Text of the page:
Freestone Ranch is our home ranch. It’s mostly grass with trees along the creeks. It’s in the transition zone from the redwood forests to our north and the large ranches and grasslands to the south. It’s between the towns of Valley Ford and Freestone in West Sonoma County. In the late 1800’s it was a dairy. The train passing the ranch and through Valley Ford would have taken milk to the Sausalito ferry on it’s way to the city. Later it was a sheep ranch. In the 80’s a developer subdivided the ranch and sold 10 house lots with a plan to develop the remaining ranch into a vineyard using irrigation water pumped from the creek. We purchased the ranch in 2004 and have been growing grassfed beef for the local community over 10 years here.
Work we do
- Fencing and water troughs – We’ve installed wildlife friendly fencing, and water troughs to implement our rotational grazing program.
- Erosion repairs – Work to repair several gullies and other erosion issues keeps the soil on the ranch and out of our steelhead friendly Ebibias creek and the Estero Americano.
- Rotational grazing – A key goal of our grazing program is to reduce the density of the non-native velvet grass in favor of a more diverse mix of native perennial grasses.
- Invasive plant reduction – We graze, mow, pull and cut to reduce the populations of non native plants like blackberry, cotoneaster, multiflora rose, velvet grass, eucalyptus, and acacia on the ranch.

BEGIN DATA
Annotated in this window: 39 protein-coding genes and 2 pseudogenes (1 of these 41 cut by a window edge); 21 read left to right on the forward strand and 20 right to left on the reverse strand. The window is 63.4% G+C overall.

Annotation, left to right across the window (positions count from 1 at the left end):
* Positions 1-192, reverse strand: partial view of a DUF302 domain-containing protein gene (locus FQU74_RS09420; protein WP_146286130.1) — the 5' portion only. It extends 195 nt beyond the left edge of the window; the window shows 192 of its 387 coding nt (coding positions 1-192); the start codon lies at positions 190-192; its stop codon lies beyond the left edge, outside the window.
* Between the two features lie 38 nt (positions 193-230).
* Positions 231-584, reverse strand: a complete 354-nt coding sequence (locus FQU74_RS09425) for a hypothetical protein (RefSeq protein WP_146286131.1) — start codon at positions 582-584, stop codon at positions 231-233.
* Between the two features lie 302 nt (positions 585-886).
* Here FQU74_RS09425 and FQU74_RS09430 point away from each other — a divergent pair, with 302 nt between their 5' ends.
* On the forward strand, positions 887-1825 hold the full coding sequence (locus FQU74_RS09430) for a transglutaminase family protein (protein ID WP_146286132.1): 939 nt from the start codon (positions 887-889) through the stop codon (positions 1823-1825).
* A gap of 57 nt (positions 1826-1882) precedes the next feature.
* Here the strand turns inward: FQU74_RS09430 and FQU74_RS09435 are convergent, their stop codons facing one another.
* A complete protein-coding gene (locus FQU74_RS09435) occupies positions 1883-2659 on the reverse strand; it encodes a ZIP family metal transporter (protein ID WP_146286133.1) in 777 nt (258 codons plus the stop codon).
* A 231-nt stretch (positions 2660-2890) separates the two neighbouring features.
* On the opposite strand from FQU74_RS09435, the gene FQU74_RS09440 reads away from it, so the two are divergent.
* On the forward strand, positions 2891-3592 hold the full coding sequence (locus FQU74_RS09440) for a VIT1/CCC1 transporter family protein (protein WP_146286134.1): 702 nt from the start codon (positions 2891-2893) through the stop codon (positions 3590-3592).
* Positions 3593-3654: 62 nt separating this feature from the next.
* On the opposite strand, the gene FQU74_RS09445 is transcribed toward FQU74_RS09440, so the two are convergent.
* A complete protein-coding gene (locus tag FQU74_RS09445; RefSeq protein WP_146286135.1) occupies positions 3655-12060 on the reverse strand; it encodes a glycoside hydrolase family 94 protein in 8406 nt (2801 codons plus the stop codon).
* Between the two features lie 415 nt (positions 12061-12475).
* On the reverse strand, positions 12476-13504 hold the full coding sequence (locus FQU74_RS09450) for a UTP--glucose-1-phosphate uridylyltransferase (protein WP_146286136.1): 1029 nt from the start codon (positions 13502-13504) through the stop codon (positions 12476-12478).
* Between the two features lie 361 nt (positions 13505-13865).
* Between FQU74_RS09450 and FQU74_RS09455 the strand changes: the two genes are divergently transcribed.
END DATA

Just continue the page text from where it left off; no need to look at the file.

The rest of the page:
- Trees – Willows, oaks, madrone, redwood, and wax myrtle are our favorite trees to plant and protect from cattle and deer browsing.
- Barns – We believe in the value of investing rural agricultural infrastructure and have had the opportunity to build a hay and an equipment barn on the ranch.
- Water – Water is key to life and we invest in the health of our creeks and watersheds by fencing cattle out of the creeks, building a stock pond to increase our water resilience and create wildlife habitat, and treating all the water on the ranch with the reverence it deserves.
- Birds – Since we’ve been caring for the ranch, populations of swallows and red wing blackbirds have moved on the ranch. Quail scatter along the road. The raptors appreciate the grass cover that provides habitat for the rodents they depend on for food as they ride the updrafts where the coastal breeze sweeps over our hills.
Buying our beef is a vote of confidence for investing in and restoring neglected and abused agricultural and wildlands land in Sonoma County.